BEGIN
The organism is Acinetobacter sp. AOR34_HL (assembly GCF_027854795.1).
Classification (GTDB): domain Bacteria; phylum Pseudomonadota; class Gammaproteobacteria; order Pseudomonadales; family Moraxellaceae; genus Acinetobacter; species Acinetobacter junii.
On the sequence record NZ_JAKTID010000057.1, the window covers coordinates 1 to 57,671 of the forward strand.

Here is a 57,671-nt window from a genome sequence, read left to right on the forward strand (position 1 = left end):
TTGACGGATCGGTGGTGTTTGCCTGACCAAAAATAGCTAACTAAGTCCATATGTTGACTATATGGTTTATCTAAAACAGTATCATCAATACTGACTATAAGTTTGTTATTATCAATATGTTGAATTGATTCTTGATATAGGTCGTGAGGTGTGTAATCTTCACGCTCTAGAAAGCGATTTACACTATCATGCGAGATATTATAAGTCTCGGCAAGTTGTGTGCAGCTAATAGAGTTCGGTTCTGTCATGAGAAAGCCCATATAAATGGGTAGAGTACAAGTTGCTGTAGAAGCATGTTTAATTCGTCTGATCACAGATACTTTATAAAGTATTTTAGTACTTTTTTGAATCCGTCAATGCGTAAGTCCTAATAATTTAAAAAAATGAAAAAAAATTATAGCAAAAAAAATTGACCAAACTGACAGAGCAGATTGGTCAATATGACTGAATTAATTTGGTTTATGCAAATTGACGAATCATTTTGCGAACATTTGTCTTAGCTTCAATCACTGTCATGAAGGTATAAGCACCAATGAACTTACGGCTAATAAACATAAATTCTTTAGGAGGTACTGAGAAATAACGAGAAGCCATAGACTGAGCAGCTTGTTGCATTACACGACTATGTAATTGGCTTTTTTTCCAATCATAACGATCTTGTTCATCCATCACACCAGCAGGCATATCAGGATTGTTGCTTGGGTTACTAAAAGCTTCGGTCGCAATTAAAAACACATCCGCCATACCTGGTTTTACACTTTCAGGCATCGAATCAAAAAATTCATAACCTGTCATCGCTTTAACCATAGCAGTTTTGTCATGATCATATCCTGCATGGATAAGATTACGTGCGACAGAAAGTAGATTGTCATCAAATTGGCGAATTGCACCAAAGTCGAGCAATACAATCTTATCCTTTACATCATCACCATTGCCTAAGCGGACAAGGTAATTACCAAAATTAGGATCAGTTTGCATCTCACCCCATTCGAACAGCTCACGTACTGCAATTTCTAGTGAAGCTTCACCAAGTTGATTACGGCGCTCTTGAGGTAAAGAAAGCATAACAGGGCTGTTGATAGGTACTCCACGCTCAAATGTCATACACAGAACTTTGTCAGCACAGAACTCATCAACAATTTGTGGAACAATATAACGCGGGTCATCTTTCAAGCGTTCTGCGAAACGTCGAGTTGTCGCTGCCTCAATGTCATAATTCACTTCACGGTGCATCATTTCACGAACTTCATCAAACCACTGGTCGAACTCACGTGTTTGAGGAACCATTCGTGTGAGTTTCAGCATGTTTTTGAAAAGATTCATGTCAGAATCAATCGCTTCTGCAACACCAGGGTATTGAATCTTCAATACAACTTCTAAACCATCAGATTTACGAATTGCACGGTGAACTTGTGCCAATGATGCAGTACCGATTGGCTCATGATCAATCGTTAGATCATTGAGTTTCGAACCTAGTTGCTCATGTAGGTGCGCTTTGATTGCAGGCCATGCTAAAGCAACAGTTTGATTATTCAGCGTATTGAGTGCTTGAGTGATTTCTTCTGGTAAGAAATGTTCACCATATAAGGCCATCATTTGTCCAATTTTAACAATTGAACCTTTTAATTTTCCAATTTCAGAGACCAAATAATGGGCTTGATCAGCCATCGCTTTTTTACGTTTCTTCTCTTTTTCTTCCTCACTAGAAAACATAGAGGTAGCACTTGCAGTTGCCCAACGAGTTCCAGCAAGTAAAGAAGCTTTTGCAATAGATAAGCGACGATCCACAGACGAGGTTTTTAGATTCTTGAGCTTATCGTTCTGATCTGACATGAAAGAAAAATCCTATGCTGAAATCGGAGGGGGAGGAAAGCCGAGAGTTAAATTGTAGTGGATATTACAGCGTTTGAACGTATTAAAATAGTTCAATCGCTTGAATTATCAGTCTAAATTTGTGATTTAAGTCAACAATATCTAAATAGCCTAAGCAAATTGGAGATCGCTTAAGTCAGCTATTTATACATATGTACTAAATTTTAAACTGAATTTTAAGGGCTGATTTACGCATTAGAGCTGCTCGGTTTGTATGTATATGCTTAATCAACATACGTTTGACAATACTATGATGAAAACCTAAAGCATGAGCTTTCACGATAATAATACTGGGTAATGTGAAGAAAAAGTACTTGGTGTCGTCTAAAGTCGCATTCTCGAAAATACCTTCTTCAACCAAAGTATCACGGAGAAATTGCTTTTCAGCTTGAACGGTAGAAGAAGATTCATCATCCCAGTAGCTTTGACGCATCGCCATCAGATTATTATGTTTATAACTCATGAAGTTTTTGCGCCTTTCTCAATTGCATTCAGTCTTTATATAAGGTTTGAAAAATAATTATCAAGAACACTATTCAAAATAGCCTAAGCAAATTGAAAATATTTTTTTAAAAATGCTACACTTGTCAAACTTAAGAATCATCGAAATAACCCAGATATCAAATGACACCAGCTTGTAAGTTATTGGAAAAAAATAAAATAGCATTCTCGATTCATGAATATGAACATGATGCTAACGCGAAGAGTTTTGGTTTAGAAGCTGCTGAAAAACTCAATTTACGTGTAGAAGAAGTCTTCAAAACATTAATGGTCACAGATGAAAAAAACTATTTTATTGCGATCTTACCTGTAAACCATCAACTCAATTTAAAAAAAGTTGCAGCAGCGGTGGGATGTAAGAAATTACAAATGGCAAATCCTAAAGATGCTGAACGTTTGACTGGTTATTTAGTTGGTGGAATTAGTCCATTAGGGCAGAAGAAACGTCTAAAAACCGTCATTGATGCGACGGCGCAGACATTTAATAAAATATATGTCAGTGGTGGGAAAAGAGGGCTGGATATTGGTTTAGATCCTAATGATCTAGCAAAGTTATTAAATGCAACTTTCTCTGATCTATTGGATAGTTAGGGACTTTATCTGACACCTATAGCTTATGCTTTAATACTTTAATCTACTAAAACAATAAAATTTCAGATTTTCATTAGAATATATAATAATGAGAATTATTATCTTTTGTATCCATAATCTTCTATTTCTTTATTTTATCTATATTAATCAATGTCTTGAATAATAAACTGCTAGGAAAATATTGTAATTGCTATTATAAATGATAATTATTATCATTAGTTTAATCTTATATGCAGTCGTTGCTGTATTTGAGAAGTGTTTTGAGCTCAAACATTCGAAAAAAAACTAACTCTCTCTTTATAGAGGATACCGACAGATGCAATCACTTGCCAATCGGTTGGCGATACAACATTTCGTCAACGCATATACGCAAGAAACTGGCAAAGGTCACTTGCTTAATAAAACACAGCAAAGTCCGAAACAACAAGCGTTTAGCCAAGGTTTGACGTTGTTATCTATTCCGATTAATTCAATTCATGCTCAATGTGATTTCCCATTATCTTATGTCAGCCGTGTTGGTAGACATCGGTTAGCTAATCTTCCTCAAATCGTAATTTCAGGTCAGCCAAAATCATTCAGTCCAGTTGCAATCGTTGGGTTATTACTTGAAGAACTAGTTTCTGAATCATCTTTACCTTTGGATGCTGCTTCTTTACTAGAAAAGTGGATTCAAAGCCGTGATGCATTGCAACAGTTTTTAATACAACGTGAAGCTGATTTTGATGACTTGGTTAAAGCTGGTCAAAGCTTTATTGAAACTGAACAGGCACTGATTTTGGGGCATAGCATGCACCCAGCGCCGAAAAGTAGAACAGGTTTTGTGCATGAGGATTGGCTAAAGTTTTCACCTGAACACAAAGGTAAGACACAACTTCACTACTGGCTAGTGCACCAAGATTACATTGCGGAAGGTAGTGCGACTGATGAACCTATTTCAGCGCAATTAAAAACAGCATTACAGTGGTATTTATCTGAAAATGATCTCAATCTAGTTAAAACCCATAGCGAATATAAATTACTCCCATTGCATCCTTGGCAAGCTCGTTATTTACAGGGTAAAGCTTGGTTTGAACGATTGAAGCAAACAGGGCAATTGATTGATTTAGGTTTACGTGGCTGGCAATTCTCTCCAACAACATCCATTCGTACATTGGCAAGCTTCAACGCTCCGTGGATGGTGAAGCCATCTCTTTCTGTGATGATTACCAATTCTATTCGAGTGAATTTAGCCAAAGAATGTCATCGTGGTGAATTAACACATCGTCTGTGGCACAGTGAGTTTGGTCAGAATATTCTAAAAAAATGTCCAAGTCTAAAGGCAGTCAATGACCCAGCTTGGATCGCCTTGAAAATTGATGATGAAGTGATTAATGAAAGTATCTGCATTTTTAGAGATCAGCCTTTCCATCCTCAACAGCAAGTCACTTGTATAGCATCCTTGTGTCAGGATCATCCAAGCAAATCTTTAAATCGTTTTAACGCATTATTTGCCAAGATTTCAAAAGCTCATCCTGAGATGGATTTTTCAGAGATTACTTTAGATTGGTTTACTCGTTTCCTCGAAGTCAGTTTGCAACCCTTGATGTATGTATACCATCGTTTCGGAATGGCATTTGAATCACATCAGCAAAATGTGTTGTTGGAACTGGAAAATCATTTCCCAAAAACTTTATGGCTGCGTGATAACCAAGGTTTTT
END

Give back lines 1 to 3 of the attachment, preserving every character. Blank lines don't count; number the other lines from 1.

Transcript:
The organism is Acinetobacter sp. AOR34_HL (assembly GCF_027854795.1).
Classification (GTDB): domain Bacteria; phylum Pseudomonadota; class Gammaproteobacteria; order Pseudomonadales; family Moraxellaceae; genus Acinetobacter; species Acinetobacter junii.
On the sequence record NZ_JAKTID010000057.1, the window covers coordinates 1 to 57,671 of the forward strand.